Senior Research Officer at the Ghana Anti-Corruption Coalition, Bright Sowu, has called for intensified public education on the effects of corrupt
Senior Research Officer at the Ghana Anti-Corruption Coalition, Bright Sowu, has called for intensified public education on the effects of corruption on national development.
According to him, the hundreds of National Democratic Congress (NDC) supporters who flocked to the Accra Courts complex on Monday to solidarise with embattled former CEO of Ghana Cocoa Board (COCOBOD), Dr Stephen Opuni, did so because they lack an understanding of the underlying corruption issues.
Dr Opuni who was appointed under the erstwhile NDC administration and businessman, Seidu Agongo, are on trial for causing financial loss to the state.
The two have been charged with 27 counts, including causing financial loss to the state and selling/buying of misbranded fertilizer products.
The NDC believes the charges are politically motivated.
The opposition party is convinced the trial is a witch-hunting move by the governing New Patriotic Party (NPP).
Mr Sowu said: “It is very important that we educate these people so that they know that corruption takes away from the nation.”
The anti-corruption campaigner made the comments on PM Express, a current affairs programme on the Joy News channel on MultiTV.
He said the agitation by the dozens of supporters bused to the court complex from different parts of the country fits into a popular conflict theory – the Lumpenproletariat paradigm.
The Marxist theory, according to Mr Sowu, holds that there is a section of the public in any society that is not very well educated on an issue and hence can be manipulated by interest groups to cause chaos.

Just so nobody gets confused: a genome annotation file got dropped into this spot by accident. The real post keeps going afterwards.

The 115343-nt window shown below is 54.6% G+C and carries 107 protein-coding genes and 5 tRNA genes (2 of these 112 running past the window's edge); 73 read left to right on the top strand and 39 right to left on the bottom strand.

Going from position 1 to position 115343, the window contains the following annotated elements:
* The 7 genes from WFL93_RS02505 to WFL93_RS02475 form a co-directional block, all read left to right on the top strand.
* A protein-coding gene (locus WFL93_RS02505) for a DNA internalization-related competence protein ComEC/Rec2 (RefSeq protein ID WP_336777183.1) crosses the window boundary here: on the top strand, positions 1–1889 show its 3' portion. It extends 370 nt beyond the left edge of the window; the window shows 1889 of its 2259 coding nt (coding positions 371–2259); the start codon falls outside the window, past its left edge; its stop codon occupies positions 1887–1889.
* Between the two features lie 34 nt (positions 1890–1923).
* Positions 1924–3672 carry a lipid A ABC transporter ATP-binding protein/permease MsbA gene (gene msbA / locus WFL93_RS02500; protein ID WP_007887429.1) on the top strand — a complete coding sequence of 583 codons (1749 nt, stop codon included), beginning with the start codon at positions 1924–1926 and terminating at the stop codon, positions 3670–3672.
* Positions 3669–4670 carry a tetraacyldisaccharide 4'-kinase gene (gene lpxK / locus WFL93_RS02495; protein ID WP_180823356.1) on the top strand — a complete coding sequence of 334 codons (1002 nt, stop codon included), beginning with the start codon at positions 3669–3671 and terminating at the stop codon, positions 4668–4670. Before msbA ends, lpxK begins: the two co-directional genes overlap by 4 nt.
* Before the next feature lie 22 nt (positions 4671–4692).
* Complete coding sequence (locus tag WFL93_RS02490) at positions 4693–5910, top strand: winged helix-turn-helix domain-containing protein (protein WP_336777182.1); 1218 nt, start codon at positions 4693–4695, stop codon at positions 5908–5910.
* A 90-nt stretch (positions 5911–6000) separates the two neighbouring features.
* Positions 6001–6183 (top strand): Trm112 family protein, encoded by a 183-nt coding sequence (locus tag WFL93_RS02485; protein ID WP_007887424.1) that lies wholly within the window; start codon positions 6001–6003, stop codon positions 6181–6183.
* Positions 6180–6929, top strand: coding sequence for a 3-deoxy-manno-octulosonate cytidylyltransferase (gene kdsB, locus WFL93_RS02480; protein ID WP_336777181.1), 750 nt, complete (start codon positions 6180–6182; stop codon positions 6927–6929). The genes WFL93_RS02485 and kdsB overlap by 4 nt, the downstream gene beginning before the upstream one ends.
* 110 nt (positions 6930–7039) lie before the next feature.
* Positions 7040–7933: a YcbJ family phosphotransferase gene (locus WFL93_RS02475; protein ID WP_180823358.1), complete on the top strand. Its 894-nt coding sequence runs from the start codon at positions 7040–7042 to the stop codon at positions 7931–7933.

“That is a very dangerous segment [of the population] to have,” he said, adding that this section of the public could scuttle anti-corruption efforts.
He said the political turn that the trial has taken speaks to the polarisation of the nation.
“Everything is NDC, NPP so you have an accused person in court and one party feels that we have to stand by him. It is okay to support somebody if people he is innocent but for the rest of us Ghanaians, discerning people, we need to separate the facts from what is going on,” said Mr Sowu.
Meanwhile, Corporate Affairs Manager at the Ghana Integrity Initiative (GII), another anti-corruption institution, says the allegations of political witch hunting against the trail is normal.
Michael Boadi believes that because the persons on trial are “political persons” the solidarity is to be expected.
“The right to assemble is given in the Constitution, so it is very difficult for anybody to criticise the right assemble…the issue of corruption and the trial thereof is a matter of law,” he said.
The show of solidarity, in his view, will not change the outcome of the trial.